AWS CLI Assume Role
The OneLogin + Amazon Web Services (AWS) CLI client lets you securely obtain temporary AWS access credentials via an easy to use command line interface.
This is really useful for customers that run complex environments with multiple AWS accounts, roles and many different people that need periodic access as it saves manually generating and managing AWS credentials.
Smart MFA cannot be enforced with OneLogin’s AWS CLI utility.
The default timeout for AWS credentials generated by this tool is 1 hour. You can extend the credential time out period to 12 hours via the AWS Console.
Configuring your AWS connection
In order to use this CLI tool you must first configure the AWS Multi Account app in your OneLogin admin portal.
Once the initial configuration is complete you should test the login to AWS via the OneLogin portal. If that all works then you’re good to move on to the fun part.
There is both a Java and a Python version of the CLI client to choose from.
This CLI client is developed in Java and therefore requires a minimum of Java 7.0 to be installed. Download the latest Java runtime here.
Both version 2 and 3 of Python are supported.
Installation of the Java version
All of the source for the OneLogin AWS CLI client is available on Github but if you want to get up and running quickly then we recommend using the precompiled distribution.
Update onelogin.sdk.properties with valid OneLogin API credentials. At a minimum you will need credentials that have been configured with “Authentication Only” access.
See Working with API Credentials for help generating credentials.
onelogin.sdk.client_id= onelogin.sdk.client_secret= onelogin.sdk.region= onelogin.sdk.ip=
- client_id - A valid OneLogin API Client ID
- client_secret - The corresponding OneLogin API Client Secret
- region - Indicates the region of the Onelogin instance. Possible values: ‘us’ or ‘eu’.
- ip - If you are using this API in a scenario in which MFA is required and you’ll need to be able to honor IP address whitelisting defined in MFA policies, provide this parameter and set its value to the whitelisted IP address that needs to be bypassed.
Installation of the Python version
All of the source for the OneLogin AWS CLI client is available on Github.
The usage and installation is similar to the Java version and is well documented in the Github repo.
For a complete list of configuration options checkout the help available in the jar.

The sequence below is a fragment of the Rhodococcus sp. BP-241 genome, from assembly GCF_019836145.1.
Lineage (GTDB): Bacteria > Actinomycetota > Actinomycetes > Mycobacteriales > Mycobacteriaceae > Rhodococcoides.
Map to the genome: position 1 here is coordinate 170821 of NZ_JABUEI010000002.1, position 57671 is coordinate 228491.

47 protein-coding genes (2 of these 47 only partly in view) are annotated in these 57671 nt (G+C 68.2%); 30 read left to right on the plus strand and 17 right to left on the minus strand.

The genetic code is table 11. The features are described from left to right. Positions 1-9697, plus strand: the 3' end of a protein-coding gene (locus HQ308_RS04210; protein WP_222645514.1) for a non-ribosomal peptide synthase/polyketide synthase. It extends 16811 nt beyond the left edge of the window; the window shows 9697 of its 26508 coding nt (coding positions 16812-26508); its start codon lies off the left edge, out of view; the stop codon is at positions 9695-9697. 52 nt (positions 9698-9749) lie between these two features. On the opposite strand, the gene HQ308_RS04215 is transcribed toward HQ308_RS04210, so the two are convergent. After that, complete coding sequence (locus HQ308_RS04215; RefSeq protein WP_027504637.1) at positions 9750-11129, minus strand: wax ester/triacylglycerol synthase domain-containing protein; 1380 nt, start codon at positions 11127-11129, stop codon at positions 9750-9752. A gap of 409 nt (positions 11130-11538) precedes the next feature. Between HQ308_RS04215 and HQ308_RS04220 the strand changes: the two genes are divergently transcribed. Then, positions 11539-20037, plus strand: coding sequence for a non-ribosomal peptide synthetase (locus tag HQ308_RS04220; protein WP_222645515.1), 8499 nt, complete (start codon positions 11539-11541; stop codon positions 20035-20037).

java -jar onelogin-aws-cli.jar --help
Assuming you have your AWS Multi Account app set up correctly and you’re using valid API credentials, using this tool is as simple as following the prompts.
Open a terminal and execute the jar file
java -jar onelogin-aws-cli.jar
You will now be prompted for the following OneLogin account details
- AWS App Id
- You can obtain this number by inspecting the URL for the AWS Multi Account App that you have in your OneLogin portal.
- OneLogin Instance Sub Domain
- e.g. If you login at https://awesome.onelogin.com then your sub domain is awesome.
If you have MFA enabled you will be prompted to select a device and enter a token. If not then you will automatically skip this step.
You are now prompted with the AWS Roles that are available to you. Enter the number of the role that you want to assume.
Enter the AWS region that you want to access.
You’re done. The CLI tool will output the following temporary AWS Credentials and can be instantly used to access AWS resources.
Test your credentials with AWS CLI
AWS provide a CLI tool that makes remote access and management of resources super easy. If you don’t have it already then read more about it and install it from here.
Using an AWS profile
In Step 1 above if you provide an additional profile parameter this tool will create/update a profile with the temporary AWS credentials that were created.
java -jar onelogin-aws-cli.jar --profile profilename
In this case you can then instantly call the AWS CLI using the profile that you have just updated.
aws ec2 describe-instances --profile profilename
Using AWS Environment Variables
For convenience you can simply copy and paste the temporary AWS access credentials generated above to set them as environment variables. This enables you to instantly use AWS CLI commands as the environment variables will take precedence over any credentials you may have in your
- you have the AWS CLI installed
- you have set the OneLogin generated temporary AWS credentials as environment variables
- the role you selected has access to list EC2 instances
You should find success with the following AWS CLI command.
aws ec2 describe-instances
Keeping the session alive
If you want to keep the session alive you can make use of the
--loop option which will login every 60 minutes for number of times you specify.
To enforce MFA when using the `—loop` command you must enable the “Skip if OTP received within last X minutes” on App Policy.
e.g. Keep the session alive for 10 hours
java -jar onelogin-aws-cli.jar --profile myoneloginclicreds --loop 10
Note: That you will need to keep the terminal window open to keep the session loop active.
The OneLogin AWS CLI client will dump verbose errors to the terminal if there is a problem. Typically these come down to a few common issues.
If it fails with an error that mentions OAuth 400 - Bad Request then its most likely that either:
- Your OneLogin Client ID or Client Secret is invalid or entered incorrectly
- Your onelogin.sdk.properties file is not in the same directory as the onelogin-aws-cli.jar file.
If it prompts for a MFA token and then errors after you enter the token then you most likely have not entered the correct token for the device that you selected.